The four teams in the NFC North made improvements to their football teams via last weekend’s NFL Draft.
Rookie players will be hitting the field in Detroit, Minnesota, Green Bay and Chicago very soon for rookie minicamp, and then they’ll join the veterans for OTAs.
Let’s take a look at the newest faces around the NFC North:
|1||30||Mike Hughes||CB||Central Florida|
|4||102||Jalyn Holmes||DE||Ohio State|
|5||157||Tyler Conklin||TE||Central Michigan|
|6||213||Colby Gossett||G||Appalachian State|
Best pick: Mike Hughes has a chance to be a pretty good player in time. The Vikings have had good success over the years drafting cornerbacks in the first round – Xavier Rhodes (2013) and Trae Waynes (2015).
Hughes doesn’t have to step in and play right away given Minnesota’s talent on defense, but when Hughes does get in there, possibly in the slot early on, he’ll bring a physical presence to the secondary. Expect an immediate impact from him in the return game, however. Hughes averaged 31.8 yards per kickoff return (fourth best in the FBS), and had two kickoff return touchdowns last season.
Good under-the-radar pick: The Philadelphia Eagles utilized their tight ends in the passing game a ton on the way to a Super Bowl title last season. With John DeFilippo as Minnesota’s offensive coordinator (he was the Eagles’ QB coach last season), expect him to utilize multiple tight end sets. That could give a player like Tyler Conklin a chance to make an early impact as a fifth-round pick.
Twentyman's take: The Vikings are in a position roster-wise where they can look for the right athletic traits in prospects and build depth, especially on defense, because they don't have a ton of needs. O’Neill has a chance to start early at right tackle, but Hughes and Holmes are probably talented sub-package players early that just continue to add to Minnesota’s depth on defense.
|7||237||Nick Bawden||FB||San Diego St.|
Best pick: General manager Bob Quinn and head coach Matt Patricia wanted a tougher and more physical football team, and they appear to have accomplished that along the interior of their offensive line with the selection of Ragnow, who's a technician inside with a mean streak.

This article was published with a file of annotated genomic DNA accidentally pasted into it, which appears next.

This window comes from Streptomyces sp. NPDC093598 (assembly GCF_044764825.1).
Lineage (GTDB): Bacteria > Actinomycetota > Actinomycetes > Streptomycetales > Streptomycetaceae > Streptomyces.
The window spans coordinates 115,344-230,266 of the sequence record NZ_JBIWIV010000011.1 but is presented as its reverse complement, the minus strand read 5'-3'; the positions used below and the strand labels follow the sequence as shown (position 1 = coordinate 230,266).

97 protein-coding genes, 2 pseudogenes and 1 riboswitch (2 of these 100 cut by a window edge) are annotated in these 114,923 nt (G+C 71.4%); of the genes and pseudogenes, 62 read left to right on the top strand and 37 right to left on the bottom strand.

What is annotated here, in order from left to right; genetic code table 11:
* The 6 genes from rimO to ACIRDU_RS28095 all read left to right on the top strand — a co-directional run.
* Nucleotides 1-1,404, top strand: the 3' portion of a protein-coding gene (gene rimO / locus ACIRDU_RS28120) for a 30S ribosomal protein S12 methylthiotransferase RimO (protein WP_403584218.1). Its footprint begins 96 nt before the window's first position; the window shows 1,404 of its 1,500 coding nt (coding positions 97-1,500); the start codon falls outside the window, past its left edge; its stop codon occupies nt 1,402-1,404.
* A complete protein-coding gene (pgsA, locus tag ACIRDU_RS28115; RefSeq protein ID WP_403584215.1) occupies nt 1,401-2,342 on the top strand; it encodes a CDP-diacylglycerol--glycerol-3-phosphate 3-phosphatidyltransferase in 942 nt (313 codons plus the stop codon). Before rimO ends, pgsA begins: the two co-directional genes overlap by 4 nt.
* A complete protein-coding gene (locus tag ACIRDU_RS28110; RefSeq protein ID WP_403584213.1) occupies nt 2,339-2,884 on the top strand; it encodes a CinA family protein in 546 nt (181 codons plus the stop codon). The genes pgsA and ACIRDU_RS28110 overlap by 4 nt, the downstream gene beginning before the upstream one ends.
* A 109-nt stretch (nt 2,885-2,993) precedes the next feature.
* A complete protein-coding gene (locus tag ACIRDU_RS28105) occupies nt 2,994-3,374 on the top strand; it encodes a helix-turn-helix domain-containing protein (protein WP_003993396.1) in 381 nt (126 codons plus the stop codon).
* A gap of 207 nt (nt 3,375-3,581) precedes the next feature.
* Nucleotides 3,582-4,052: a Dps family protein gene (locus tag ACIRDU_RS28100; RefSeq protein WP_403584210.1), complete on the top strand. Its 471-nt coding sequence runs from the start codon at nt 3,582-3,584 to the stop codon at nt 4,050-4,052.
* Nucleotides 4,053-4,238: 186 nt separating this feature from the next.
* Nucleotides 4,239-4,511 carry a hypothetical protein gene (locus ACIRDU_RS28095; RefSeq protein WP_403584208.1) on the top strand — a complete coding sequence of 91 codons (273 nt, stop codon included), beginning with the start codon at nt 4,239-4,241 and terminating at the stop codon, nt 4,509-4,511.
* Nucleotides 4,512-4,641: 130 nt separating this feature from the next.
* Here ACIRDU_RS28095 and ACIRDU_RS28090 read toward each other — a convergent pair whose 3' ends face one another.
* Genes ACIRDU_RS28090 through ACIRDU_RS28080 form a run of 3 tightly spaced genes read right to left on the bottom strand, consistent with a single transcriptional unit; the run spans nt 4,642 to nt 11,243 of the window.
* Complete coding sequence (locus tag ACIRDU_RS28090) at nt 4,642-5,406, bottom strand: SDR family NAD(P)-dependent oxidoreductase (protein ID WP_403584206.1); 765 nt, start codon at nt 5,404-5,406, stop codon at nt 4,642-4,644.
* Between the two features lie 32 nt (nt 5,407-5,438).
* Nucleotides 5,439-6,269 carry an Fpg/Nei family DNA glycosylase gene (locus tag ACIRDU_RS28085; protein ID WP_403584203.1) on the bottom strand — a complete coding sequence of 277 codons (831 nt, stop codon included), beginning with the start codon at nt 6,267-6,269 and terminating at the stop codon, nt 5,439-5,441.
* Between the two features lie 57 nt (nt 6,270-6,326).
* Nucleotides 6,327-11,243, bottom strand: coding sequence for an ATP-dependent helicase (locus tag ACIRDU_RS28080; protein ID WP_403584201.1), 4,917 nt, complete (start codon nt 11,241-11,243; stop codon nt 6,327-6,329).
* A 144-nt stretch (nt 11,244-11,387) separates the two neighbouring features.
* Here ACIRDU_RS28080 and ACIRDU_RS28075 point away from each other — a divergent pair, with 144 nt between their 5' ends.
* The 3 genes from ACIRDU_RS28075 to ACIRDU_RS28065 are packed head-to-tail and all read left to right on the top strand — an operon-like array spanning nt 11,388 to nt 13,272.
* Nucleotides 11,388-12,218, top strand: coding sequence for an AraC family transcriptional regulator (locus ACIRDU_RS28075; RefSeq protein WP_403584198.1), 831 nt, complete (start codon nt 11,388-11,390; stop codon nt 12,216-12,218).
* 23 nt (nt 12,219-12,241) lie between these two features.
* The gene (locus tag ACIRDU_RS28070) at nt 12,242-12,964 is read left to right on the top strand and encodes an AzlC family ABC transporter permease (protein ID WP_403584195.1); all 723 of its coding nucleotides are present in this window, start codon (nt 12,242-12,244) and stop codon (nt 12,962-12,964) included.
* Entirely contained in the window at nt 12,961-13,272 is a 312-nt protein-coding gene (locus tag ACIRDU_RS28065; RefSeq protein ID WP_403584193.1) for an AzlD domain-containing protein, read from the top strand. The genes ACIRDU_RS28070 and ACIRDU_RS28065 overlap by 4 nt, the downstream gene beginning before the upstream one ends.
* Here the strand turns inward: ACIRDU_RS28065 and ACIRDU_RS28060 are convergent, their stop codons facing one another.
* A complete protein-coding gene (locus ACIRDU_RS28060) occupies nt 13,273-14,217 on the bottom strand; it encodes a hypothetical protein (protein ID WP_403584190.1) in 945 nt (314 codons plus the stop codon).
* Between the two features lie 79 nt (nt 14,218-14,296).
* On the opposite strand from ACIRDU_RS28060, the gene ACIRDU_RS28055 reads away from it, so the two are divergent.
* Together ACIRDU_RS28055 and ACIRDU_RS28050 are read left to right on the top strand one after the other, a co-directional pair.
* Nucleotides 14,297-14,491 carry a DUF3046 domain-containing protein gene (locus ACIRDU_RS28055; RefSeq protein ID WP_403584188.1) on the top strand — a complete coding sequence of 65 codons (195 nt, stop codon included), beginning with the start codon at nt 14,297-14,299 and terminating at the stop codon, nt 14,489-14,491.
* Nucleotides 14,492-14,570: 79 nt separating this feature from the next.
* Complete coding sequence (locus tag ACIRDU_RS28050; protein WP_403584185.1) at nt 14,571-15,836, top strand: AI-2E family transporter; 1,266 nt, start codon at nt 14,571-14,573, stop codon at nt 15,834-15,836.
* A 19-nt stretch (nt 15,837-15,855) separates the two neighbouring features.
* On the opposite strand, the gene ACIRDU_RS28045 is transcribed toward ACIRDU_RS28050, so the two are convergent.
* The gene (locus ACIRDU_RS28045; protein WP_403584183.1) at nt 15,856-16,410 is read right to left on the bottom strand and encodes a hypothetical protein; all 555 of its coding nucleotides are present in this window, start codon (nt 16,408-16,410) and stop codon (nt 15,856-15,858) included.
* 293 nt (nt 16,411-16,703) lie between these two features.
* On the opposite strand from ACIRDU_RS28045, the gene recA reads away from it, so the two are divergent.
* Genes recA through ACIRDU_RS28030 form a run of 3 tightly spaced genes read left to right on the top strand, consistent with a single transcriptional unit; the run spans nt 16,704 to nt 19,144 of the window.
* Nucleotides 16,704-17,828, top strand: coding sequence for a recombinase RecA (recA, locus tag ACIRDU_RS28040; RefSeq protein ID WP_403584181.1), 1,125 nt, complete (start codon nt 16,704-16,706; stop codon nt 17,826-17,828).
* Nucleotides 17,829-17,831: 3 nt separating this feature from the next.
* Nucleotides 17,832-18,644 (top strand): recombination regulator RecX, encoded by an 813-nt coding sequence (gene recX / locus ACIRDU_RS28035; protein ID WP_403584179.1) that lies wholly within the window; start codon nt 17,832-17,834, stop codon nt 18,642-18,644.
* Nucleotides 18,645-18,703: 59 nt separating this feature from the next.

That’s a good combination to have at either center or guard, especially when the Lions want to be better running the football. Ragnow completes an offensive line group in Detroit that’s expected to be much better this year given they stay healthy.
Good under-the-radar pick: A lot of Lions fans might not have known who Tracy Walker was before Friday night, but they could realize what he can bring to the table sooner rather than later. Walker gives a defense a lot of position versatility with his ability to line up in different spots in sub-packages. He could see some early work in the slot or covering tight ends.
Twentyman's take: It’s pretty clear from this draft that Quinn and Patricia value toughness and position versatility. Ragnow, Walker, Hand and even Crosby can play multiple positions. They all have a physical element to their games as well. I'd add Johnson to that list in terms of toughness. The Lions got tougher and more physical via this draft.
|green bay packers|
|5||138||Cole Madison||G||Washington State|
|5||174||Marquez Valdes-Scantling||WR||South Florida|
|6||207||Equanimeous St. Brown||WR||Notre Dame|
|7||239||Hunter Bradley||LS||Mississippi State|
|7||248||Kendall Donnerson||LB||Southeast Missouri State|
Best pick: No NFL team has taken more defensive backs in the first two rounds of the past five drafts than the Packers. The Packers finished 23rd in pass defense last year. Green Bay is hoping Alexander can come in opposite Kevin King – their top draft pick at corner last year – and give them some consistency in their back end. Alexander can fly (4.38 in the 40), and he isn’t afraid to mix it up.
Good under-the-radar pick: Burks began his career at Vanderbilt as a safety, moved to a hybrid linebacker role, and then played linebacker exclusively. His explosiveness was off the charts at the combine (39.5 vertical and 131.0 broad). He’ll play inside linebacker for the Packers with the ability to be a three-down player given his experience defending the pass game as a safety.
Twentyman's take: Defense, defense, defense. That was obviously an area the Packers wanted to bolster, and they spent their first three picks on that side of the ball. New GM Brian Gutekunst showed that he’s not afraid to try and fix a position of need (CB) with back-to-back picks early. The Packers have had a revolving door at cornerback over the years. The hope should be that King, Alexander and maybe even Jackson solidify that unit for years to come.
|4||115||Joel Iyiegbuniwe||LB||Western Kentucky|
Best pick: Smith is the reigning SEC Defensive Player of the Year, and gives the Bears a rangy playmaker at the second level of their defense. He is expected to be a Day 1 starter, and is an immediate upgrade to the Bears’ linebacking corps. That was a terrific pick for the Bears and defensive coordinator Vic Fangio.
Good under-the-radar pick: Miller looks like he can be a decent addition to a Chicago wide receiver corps that’s been revamped this offseason with the additions of Allen Robinson and Taylor Gabriel via free agency. Miller (5-11, 201) had 191 catches, 2,896 receiving yards and 32 touchdown catches over the past two seasons.
Twentyman's take: This was a draft that really addressed some needs in Chicago. They had to add a playmaker on defense, the final piece to their offensive line (James Daniels) and continue to give weapons to second-year quarterback Mitchell Trubisky. I thought Chicago had a nice draft.